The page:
She established two archival collections, the Oral History Series on Ethics of Intelligence and Weapons Development at the University of California, Berkeley, in 2004, and the Intelligence Ethics Collection at Stanford University the following year.
In 2005, Arrigo was invited to serve on the APA’s Presidential Task Force on Psychological Ethics and National Security (PENS).
“I didn’t even think it was a big deal,” she recalled. “I thought we were all going to go there and talk about something as obvious as moral guidelines for playground bullying.”
But it was a big deal.
The 10-member task force was asked to formulate ethical guidelines for psychologists in a post-9/11 setting. It was established in the wake of a 2004 New York Times article detailing the physically and psychologically coercive interrogations that took place at US detention facilities, describing how the “handling of prisoners detained and interrogated at Guantánamo amounted to torture.”
Once the guidelines were defined, they would be drafted into a final report that, once adopted, would inform the APA’s ethics code and policies, creating the framework for how the US government, the country’s largest employer of psychologists, can deploy psychologists.
But from the very first meeting, something was askew. Arrigo noticed there was no agenda and no minutes were taken—standard protocol for APA meetings.
“When we got to the meeting—this was strange—the chair had a piece of paper, but we didn’t have any copies,” she recalled. “There was a boardroom table, but there was nothing on the table. Nothing. Nobody had anything.”
Arrigo appealed to two former army counterintelligence professionals, David DeBatto and Lawrence Rockwood, in 2007 to review the task force proceedings. Six out of the nine voting task force members, for example, worked for or had deep ties to military and intelligence agencies directly connected to interrogations at Guantanamo and elsewhere. Some task force members were in chains of command accused of torturing or abusing foreign detainees. An APA director—who had been selected to serve as a task force “observer”—was married to the lead behavioral science consultation team psychologist supporting interrogation operations at Guantanamo.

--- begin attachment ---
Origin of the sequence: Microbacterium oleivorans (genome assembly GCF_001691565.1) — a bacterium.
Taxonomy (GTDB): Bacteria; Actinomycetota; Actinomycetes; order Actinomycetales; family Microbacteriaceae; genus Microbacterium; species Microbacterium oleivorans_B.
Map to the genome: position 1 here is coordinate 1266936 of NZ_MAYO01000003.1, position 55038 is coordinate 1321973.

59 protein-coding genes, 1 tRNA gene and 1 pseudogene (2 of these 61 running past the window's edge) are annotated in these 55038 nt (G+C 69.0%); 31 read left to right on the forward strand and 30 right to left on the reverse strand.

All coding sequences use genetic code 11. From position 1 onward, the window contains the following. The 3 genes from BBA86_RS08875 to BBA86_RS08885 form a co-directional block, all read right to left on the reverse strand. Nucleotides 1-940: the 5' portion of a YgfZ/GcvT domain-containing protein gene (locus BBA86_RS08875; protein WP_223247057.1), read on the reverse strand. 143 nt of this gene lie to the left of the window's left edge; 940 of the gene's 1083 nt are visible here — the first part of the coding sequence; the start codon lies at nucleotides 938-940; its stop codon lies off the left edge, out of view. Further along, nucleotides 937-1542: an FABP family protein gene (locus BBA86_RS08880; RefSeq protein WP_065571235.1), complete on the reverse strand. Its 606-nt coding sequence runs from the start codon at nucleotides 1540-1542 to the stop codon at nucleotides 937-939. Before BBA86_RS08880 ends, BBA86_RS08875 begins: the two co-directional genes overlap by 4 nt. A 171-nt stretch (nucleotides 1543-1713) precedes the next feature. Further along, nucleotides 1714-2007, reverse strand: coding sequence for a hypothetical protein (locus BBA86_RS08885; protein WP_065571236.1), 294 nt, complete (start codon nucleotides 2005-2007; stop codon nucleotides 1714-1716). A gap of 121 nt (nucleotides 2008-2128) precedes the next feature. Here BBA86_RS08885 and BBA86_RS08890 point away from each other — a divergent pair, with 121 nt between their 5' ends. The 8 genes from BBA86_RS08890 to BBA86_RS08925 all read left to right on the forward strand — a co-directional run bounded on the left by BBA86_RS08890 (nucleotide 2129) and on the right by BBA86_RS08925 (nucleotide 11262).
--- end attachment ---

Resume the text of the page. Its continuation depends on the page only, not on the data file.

The task force successfully resisted efforts to align the PENS report’s definition of torture with Geneva Conventions standards, instead opting for the permissive US legal criteria. And when the report was adopted (with Arrigo’s reluctant accord), it was done during a hurried “emergency” session of the APA board of directors that bypassed the association’s governing body.
The counterintelligence consultants Arrigo had spoken with independently assessed the task force to be part of a secretly coordinated and predetermined effort to support Bush Administration interrogation interests, as well as APA senior leadership’s desire to strengthen its relationship with the Department of Defense.
“In fact, we hardly did any deliberations,” Arrigo recalled. “It was mainly wordsmith-ing and talking about other stuff. There was only one vote and that was on confidentiality. What people said happened there is not what happened, OK?”
Arrigo documented and made copies of all records. She began taking steps to establish an archive, but stopped short—Arrigo had agreed to keep task force business confidential. So she consulted an old mentor: CGU’s Charles Young.
Young told Arrigo, ‘“People have led you into a promise, and they lied to get you there, so the promise isn’t binding,’” Arrigo said, recalling his advice.
She decided to go public.
During the APA’s 2007 convention in San Francisco, for example, Arrigo showcased her discoveries in a presentation on ethics and interrogations. Journalist Amy Goodman videotaped the presentation and broadcast it on the Democracy Now! news program.
Around this time, Arrigo joined with colleagues Trudy Bond, Roy Eidelson, Brad Olson, Steven Reisner, Stephen Soldz, and Bryant Welch to develop a swift-response team of APA dissidents, the Coalition for an Ethical Psychology. Without this vigorous team of researchers and operatives, Arrigo says her revelations would have come to nothing.
Certain APA officials sought to discredit Arrigo. One—a former APA president who was heavily involved in the task force’s proceedings—sought to cast doubt on Arrigo’s claims by alleging that a “troubled upbringing,” and the purported suicide of her father (alive and well at the time) were affecting her judgment.